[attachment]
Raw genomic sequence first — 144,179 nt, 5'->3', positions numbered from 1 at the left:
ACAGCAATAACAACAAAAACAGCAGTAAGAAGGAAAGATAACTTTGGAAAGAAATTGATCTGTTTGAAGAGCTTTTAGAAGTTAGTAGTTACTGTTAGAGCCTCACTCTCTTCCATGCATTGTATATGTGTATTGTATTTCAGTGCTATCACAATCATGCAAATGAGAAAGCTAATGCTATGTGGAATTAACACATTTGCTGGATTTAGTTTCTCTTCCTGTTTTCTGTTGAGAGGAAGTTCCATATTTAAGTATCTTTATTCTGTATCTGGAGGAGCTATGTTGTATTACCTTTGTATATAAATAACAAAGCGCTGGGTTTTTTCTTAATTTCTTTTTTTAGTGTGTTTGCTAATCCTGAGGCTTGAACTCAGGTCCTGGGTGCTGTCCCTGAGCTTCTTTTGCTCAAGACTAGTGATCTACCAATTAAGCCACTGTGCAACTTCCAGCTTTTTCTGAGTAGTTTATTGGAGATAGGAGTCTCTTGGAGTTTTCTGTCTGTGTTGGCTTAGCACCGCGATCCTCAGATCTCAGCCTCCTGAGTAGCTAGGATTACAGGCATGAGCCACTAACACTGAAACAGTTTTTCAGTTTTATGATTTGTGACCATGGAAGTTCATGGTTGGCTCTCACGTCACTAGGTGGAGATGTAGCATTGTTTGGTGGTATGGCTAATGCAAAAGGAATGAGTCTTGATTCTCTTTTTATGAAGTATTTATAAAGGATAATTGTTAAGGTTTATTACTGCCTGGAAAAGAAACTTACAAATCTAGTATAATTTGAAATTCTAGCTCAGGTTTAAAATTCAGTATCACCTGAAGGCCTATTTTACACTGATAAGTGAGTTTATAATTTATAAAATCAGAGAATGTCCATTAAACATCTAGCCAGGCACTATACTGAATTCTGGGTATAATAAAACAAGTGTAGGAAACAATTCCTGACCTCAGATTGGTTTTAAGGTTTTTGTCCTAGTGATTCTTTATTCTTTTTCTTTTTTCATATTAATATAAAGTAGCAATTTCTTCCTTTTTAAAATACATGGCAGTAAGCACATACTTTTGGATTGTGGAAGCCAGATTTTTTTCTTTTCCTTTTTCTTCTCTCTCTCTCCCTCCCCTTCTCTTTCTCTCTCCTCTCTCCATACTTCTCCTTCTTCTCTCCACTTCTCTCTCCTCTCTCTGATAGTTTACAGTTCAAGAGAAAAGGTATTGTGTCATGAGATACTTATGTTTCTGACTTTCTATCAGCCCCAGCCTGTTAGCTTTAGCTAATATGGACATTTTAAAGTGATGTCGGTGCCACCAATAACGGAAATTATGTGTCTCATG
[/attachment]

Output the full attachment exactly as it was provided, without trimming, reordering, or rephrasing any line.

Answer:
Raw genomic sequence first — 144,179 nt, 5'->3', positions numbered from 1 at the left:
ACAGCAATAACAACAAAAACAGCAGTAAGAAGGAAAGATAACTTTGGAAAGAAATTGATCTGTTTGAAGAGCTTTTAGAAGTTAGTAGTTACTGTTAGAGCCTCACTCTCTTCCATGCATTGTATATGTGTATTGTATTTCAGTGCTATCACAATCATGCAAATGAGAAAGCTAATGCTATGTGGAATTAACACATTTGCTGGATTTAGTTTCTCTTCCTGTTTTCTGTTGAGAGGAAGTTCCATATTTAAGTATCTTTATTCTGTATCTGGAGGAGCTATGTTGTATTACCTTTGTATATAAATAACAAAGCGCTGGGTTTTTTCTTAATTTCTTTTTTTAGTGTGTTTGCTAATCCTGAGGCTTGAACTCAGGTCCTGGGTGCTGTCCCTGAGCTTCTTTTGCTCAAGACTAGTGATCTACCAATTAAGCCACTGTGCAACTTCCAGCTTTTTCTGAGTAGTTTATTGGAGATAGGAGTCTCTTGGAGTTTTCTGTCTGTGTTGGCTTAGCACCGCGATCCTCAGATCTCAGCCTCCTGAGTAGCTAGGATTACAGGCATGAGCCACTAACACTGAAACAGTTTTTCAGTTTTATGATTTGTGACCATGGAAGTTCATGGTTGGCTCTCACGTCACTAGGTGGAGATGTAGCATTGTTTGGTGGTATGGCTAATGCAAAAGGAATGAGTCTTGATTCTCTTTTTATGAAGTATTTATAAAGGATAATTGTTAAGGTTTATTACTGCCTGGAAAAGAAACTTACAAATCTAGTATAATTTGAAATTCTAGCTCAGGTTTAAAATTCAGTATCACCTGAAGGCCTATTTTACACTGATAAGTGAGTTTATAATTTATAAAATCAGAGAATGTCCATTAAACATCTAGCCAGGCACTATACTGAATTCTGGGTATAATAAAACAAGTGTAGGAAACAATTCCTGACCTCAGATTGGTTTTAAGGTTTTTGTCCTAGTGATTCTTTATTCTTTTTCTTTTTTCATATTAATATAAAGTAGCAATTTCTTCCTTTTTAAAATACATGGCAGTAAGCACATACTTTTGGATTGTGGAAGCCAGATTTTTTTCTTTTCCTTTTTCTTCTCTCTCTCTCCCTCCCCTTCTCTTTCTCTCTCCTCTCTCCATACTTCTCCTTCTTCTCTCCACTTCTCTCTCCTCTCTCTGATAGTTTACAGTTCAAGAGAAAAGGTATTGTGTCATGAGATACTTATGTTTCTGACTTTCTATCAGCCCCAGCCTGTTAGCTTTAGCTAATATGGACATTTTAAAGTGATGTCGGTGCCACCAATAACGGAAATTATGTGTCTCATG